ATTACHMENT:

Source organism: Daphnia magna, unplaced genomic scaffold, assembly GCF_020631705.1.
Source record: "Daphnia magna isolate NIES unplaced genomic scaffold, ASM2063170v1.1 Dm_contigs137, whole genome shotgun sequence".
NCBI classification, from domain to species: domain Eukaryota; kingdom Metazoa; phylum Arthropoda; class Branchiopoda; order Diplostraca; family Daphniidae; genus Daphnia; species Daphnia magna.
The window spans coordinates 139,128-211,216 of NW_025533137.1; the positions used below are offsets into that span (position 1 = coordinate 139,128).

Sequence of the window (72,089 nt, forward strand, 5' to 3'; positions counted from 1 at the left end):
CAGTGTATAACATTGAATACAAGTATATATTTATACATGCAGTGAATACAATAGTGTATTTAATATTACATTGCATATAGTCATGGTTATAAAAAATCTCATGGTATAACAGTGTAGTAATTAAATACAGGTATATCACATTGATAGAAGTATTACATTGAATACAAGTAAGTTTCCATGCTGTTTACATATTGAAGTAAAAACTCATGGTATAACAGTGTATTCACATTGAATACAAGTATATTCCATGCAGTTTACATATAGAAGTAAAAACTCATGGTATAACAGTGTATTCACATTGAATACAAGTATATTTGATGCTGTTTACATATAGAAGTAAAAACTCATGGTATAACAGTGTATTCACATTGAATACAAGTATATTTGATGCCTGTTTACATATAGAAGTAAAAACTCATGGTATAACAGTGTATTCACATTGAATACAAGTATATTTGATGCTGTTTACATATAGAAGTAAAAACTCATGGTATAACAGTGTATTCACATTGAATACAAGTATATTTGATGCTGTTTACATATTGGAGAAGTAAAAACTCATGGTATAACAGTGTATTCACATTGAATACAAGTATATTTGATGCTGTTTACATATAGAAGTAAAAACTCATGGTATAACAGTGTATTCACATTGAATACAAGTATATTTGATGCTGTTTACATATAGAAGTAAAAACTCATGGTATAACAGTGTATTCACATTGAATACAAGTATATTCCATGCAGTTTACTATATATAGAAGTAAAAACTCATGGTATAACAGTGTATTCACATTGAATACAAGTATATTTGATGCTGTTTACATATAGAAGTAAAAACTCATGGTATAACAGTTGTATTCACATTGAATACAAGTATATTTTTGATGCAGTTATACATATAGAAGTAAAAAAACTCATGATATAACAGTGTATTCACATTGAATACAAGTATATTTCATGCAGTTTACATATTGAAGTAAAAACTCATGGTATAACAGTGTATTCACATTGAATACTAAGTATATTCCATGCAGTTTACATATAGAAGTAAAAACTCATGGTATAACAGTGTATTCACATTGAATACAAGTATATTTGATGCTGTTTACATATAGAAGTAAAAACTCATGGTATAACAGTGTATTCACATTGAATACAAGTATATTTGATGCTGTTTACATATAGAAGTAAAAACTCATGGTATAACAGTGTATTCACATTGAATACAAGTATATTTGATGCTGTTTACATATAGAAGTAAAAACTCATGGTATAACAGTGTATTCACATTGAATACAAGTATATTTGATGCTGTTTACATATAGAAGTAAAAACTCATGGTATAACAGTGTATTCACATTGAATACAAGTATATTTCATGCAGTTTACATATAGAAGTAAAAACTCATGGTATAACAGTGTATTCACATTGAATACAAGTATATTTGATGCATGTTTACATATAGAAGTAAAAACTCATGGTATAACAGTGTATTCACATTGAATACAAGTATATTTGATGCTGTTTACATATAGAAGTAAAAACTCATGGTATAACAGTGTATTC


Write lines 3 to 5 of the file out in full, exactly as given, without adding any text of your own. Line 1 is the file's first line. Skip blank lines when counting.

NCBI classification, from domain to species: domain Eukaryota; kingdom Metazoa; phylum Arthropoda; class Branchiopoda; order Diplostraca; family Daphniidae; genus Daphnia; species Daphnia magna.
The window spans coordinates 139,128-211,216 of NW_025533137.1; the positions used below are offsets into that span (position 1 = coordinate 139,128).

Sequence of the window (72,089 nt, forward strand, 5' to 3'; positions counted from 1 at the left end):